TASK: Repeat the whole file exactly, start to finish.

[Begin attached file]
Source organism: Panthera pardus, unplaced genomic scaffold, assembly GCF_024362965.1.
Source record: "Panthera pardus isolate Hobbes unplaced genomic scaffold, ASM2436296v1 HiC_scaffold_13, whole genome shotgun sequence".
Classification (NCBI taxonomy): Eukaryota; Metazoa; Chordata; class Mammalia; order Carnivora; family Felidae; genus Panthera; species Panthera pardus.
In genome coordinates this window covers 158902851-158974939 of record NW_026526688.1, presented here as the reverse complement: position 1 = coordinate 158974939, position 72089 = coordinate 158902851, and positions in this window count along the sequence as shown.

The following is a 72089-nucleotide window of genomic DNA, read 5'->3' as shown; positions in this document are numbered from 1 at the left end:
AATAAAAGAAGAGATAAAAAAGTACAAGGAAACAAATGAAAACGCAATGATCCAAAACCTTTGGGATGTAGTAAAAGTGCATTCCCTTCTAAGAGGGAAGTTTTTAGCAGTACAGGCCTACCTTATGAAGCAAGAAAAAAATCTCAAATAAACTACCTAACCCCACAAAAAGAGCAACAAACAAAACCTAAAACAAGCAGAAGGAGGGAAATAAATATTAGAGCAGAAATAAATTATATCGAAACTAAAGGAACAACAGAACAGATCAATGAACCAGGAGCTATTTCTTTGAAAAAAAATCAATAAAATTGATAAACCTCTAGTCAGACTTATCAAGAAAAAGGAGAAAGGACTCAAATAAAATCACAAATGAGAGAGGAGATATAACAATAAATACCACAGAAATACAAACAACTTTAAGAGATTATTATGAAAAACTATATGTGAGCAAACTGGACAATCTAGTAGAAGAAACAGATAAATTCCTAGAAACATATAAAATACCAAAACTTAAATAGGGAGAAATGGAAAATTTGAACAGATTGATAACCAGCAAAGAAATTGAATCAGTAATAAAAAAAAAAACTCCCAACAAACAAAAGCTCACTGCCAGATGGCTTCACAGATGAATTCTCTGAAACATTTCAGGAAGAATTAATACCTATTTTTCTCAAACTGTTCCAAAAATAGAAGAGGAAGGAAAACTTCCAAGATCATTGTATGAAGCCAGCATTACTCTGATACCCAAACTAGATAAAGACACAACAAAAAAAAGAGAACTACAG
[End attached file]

Source organism: Panthera pardus, unplaced genomic scaffold, assembly GCF_024362965.1.
Source record: "Panthera pardus isolate Hobbes unplaced genomic scaffold, ASM2436296v1 HiC_scaffold_13, whole genome shotgun sequence".
Classification (NCBI taxonomy): Eukaryota; Metazoa; Chordata; class Mammalia; order Carnivora; family Felidae; genus Panthera; species Panthera pardus.
In genome coordinates this window covers 158902851-158974939 of record NW_026526688.1, presented here as the reverse complement: position 1 = coordinate 158974939, position 72089 = coordinate 158902851, and positions in this window count along the sequence as shown.

The following is a 72089-nucleotide window of genomic DNA, read 5'->3' as shown; positions in this document are numbered from 1 at the left end:
AATAAAAGAAGAGATAAAAAAGTACAAGGAAACAAATGAAAACGCAATGATCCAAAACCTTTGGGATGTAGTAAAAGTGCATTCCCTTCTAAGAGGGAAGTTTTTAGCAGTACAGGCCTACCTTATGAAGCAAGAAAAAAATCTCAAATAAACTACCTAACCCCACAAAAAGAGCAACAAACAAAACCTAAAACAAGCAGAAGGAGGGAAATAAATATTAGAGCAGAAATAAATTATATCGAAACTAAAGGAACAACAGAACAGATCAATGAACCAGGAGCTATTTCTTTGAAAAAAAATCAATAAAATTGATAAACCTCTAGTCAGACTTATCAAGAAAAAGGAGAAAGGACTCAAATAAAATCACAAATGAGAGAGGAGATATAACAATAAATACCACAGAAATACAAACAACTTTAAGAGATTATTATGAAAAACTATATGTGAGCAAACTGGACAATCTAGTAGAAGAAACAGATAAATTCCTAGAAACATATAAAATACCAAAACTTAAATAGGGAGAAATGGAAAATTTGAACAGATTGATAACCAGCAAAGAAATTGAATCAGTAATAAAAAAAAAAACTCCCAACAAACAAAAGCTCACTGCCAGATGGCTTCACAGATGAATTCTCTGAAACATTTCAGGAAGAATTAATACCTATTTTTCTCAAACTGTTCCAAAAATAGAAGAGGAAGGAAAACTTCCAAGATCATTGTATGAAGCCAGCATTACTCTGATACCCAAACTAGATAAAGACACAACAAAAAAAAGAGAACTACAG